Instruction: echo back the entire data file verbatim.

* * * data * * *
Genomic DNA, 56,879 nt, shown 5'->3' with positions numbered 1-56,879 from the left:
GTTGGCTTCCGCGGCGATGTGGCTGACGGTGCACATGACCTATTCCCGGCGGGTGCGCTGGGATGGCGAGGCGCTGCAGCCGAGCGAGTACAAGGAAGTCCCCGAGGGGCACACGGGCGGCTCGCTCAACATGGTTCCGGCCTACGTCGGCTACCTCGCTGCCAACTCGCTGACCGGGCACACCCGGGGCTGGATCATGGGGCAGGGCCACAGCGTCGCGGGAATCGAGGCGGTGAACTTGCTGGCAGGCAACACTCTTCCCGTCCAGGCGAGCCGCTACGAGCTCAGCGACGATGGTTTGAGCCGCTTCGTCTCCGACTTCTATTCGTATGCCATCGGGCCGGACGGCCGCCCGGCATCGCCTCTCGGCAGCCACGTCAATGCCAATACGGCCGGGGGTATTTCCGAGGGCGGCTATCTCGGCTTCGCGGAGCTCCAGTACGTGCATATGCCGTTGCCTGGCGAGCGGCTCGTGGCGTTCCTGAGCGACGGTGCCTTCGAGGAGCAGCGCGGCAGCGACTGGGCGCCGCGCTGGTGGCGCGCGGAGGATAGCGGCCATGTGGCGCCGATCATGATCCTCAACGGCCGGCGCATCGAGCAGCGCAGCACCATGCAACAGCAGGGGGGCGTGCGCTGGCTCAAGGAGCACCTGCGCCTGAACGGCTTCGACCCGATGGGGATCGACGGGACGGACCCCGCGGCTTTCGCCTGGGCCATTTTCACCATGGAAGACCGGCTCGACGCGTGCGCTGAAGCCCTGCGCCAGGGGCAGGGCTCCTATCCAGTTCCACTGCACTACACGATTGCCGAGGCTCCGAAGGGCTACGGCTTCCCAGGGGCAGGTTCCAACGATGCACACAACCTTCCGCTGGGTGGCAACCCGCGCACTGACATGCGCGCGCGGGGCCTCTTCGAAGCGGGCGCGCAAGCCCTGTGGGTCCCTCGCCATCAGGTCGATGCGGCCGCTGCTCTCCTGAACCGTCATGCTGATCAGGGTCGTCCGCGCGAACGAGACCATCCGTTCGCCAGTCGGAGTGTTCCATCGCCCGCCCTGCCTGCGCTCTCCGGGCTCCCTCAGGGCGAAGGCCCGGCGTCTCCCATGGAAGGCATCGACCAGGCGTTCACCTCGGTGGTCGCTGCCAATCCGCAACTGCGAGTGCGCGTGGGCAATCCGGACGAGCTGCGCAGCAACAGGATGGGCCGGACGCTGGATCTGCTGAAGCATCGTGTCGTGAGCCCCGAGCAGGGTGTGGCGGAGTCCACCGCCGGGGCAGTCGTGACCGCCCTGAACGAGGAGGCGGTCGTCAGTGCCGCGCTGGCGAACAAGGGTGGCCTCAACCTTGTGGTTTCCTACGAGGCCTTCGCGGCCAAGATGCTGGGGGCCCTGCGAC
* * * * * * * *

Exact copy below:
Genomic DNA, 56,879 nt, shown 5'->3' with positions numbered 1-56,879 from the left:
GTTGGCTTCCGCGGCGATGTGGCTGACGGTGCACATGACCTATTCCCGGCGGGTGCGCTGGGATGGCGAGGCGCTGCAGCCGAGCGAGTACAAGGAAGTCCCCGAGGGGCACACGGGCGGCTCGCTCAACATGGTTCCGGCCTACGTCGGCTACCTCGCTGCCAACTCGCTGACCGGGCACACCCGGGGCTGGATCATGGGGCAGGGCCACAGCGTCGCGGGAATCGAGGCGGTGAACTTGCTGGCAGGCAACACTCTTCCCGTCCAGGCGAGCCGCTACGAGCTCAGCGACGATGGTTTGAGCCGCTTCGTCTCCGACTTCTATTCGTATGCCATCGGGCCGGACGGCCGCCCGGCATCGCCTCTCGGCAGCCACGTCAATGCCAATACGGCCGGGGGTATTTCCGAGGGCGGCTATCTCGGCTTCGCGGAGCTCCAGTACGTGCATATGCCGTTGCCTGGCGAGCGGCTCGTGGCGTTCCTGAGCGACGGTGCCTTCGAGGAGCAGCGCGGCAGCGACTGGGCGCCGCGCTGGTGGCGCGCGGAGGATAGCGGCCATGTGGCGCCGATCATGATCCTCAACGGCCGGCGCATCGAGCAGCGCAGCACCATGCAACAGCAGGGGGGCGTGCGCTGGCTCAAGGAGCACCTGCGCCTGAACGGCTTCGACCCGATGGGGATCGACGGGACGGACCCCGCGGCTTTCGCCTGGGCCATTTTCACCATGGAAGACCGGCTCGACGCGTGCGCTGAAGCCCTGCGCCAGGGGCAGGGCTCCTATCCAGTTCCACTGCACTACACGATTGCCGAGGCTCCGAAGGGCTACGGCTTCCCAGGGGCAGGTTCCAACGATGCACACAACCTTCCGCTGGGTGGCAACCCGCGCACTGACATGCGCGCGCGGGGCCTCTTCGAAGCGGGCGCGCAAGCCCTGTGGGTCCCTCGCCATCAGGTCGATGCGGCCGCTGCTCTCCTGAACCGTCATGCTGATCAGGGTCGTCCGCGCGAACGAGACCATCCGTTCGCCAGTCGGAGTGTTCCATCGCCCGCCCTGCCTGCGCTCTCCGGGCTCCCTCAGGGCGAAGGCCCGGCGTCTCCCATGGAAGGCATCGACCAGGCGTTCACCTCGGTGGTCGCTGCCAATCCGCAACTGCGAGTGCGCGTGGGCAATCCGGACGAGCTGCGCAGCAACAGGATGGGCCGGACGCTGGATCTGCTGAAGCATCGTGTCGTGAGCCCCGAGCAGGGTGTGGCGGAGTCCACCGCCGGGGCAGTCGTGACCGCCCTGAACGAGGAGGCGGTCGTCAGTGCCGCGCTGGCGAACAAGGGTGGCCTCAACCTTGTGGTTTCCTACGAGGCCTTCGCGGCCAAGATGCTGGGGGCCCTGCGAC